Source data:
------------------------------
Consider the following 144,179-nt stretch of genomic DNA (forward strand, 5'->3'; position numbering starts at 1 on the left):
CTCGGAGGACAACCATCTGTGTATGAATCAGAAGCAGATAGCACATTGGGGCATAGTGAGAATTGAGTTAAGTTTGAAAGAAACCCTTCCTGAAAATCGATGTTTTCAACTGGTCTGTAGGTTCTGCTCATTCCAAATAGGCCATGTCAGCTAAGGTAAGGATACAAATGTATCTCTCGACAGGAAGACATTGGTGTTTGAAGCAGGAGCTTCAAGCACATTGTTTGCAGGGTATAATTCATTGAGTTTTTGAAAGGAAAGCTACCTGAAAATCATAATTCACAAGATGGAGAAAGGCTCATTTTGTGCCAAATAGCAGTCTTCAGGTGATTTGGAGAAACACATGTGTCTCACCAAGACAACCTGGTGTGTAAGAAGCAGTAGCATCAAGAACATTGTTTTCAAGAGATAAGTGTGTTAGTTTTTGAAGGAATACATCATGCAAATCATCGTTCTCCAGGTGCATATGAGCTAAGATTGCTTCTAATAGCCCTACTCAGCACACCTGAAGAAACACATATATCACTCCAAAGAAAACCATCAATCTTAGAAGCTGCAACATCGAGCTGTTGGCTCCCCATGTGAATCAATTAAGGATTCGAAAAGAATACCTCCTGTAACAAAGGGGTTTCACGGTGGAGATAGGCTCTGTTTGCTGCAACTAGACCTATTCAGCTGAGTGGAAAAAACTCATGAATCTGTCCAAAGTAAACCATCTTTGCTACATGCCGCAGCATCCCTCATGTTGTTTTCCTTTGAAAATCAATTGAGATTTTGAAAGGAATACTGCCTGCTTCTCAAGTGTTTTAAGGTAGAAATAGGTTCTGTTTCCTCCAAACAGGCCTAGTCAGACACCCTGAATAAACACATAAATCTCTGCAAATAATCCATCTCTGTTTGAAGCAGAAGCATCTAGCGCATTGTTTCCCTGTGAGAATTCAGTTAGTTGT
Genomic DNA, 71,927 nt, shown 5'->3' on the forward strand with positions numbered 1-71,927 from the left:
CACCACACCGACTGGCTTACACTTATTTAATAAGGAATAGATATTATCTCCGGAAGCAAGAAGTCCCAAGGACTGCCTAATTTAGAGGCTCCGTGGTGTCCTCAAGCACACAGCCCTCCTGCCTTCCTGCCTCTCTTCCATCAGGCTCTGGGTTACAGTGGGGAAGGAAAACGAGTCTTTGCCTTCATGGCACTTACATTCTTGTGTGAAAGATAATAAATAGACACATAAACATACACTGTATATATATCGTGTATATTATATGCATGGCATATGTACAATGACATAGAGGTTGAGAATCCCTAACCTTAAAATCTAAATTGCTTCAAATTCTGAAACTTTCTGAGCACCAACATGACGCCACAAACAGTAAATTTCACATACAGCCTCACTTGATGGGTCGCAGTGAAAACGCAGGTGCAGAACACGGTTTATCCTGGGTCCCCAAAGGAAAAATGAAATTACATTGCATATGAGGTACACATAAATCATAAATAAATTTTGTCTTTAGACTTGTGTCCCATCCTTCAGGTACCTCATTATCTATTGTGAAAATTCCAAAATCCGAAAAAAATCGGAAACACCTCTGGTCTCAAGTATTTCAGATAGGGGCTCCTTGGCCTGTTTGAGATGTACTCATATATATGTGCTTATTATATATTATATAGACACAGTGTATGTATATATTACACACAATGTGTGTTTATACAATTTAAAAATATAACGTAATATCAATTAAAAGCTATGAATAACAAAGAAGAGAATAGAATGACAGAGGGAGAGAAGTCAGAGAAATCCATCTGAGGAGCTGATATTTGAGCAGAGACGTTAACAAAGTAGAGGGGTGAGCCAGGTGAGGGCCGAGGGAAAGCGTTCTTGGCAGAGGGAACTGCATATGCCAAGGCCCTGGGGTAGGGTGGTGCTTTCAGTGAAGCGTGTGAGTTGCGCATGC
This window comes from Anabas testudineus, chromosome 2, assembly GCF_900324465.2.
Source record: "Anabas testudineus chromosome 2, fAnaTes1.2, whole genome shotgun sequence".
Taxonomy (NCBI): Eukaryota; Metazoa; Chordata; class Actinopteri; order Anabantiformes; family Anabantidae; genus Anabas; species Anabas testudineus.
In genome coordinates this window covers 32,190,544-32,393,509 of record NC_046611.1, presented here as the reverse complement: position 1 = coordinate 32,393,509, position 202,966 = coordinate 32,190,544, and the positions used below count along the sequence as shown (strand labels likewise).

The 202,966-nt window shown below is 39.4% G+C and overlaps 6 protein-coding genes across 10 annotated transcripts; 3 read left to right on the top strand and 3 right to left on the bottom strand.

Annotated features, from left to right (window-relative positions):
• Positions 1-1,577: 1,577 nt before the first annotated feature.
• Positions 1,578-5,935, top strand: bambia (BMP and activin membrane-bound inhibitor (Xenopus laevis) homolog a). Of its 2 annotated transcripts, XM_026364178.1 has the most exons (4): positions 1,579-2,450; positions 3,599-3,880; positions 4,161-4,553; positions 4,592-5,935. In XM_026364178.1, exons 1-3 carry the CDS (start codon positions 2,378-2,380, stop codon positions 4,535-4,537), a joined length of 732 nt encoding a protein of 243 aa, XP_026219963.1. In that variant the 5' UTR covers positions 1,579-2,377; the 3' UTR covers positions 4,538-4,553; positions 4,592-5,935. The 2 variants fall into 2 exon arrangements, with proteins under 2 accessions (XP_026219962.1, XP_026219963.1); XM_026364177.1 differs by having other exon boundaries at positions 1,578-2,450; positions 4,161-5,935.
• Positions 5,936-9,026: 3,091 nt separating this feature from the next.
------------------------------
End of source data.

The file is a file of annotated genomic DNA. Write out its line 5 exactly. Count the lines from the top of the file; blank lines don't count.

This window comes from Anabas testudineus, chromosome 2, assembly GCF_900324465.2.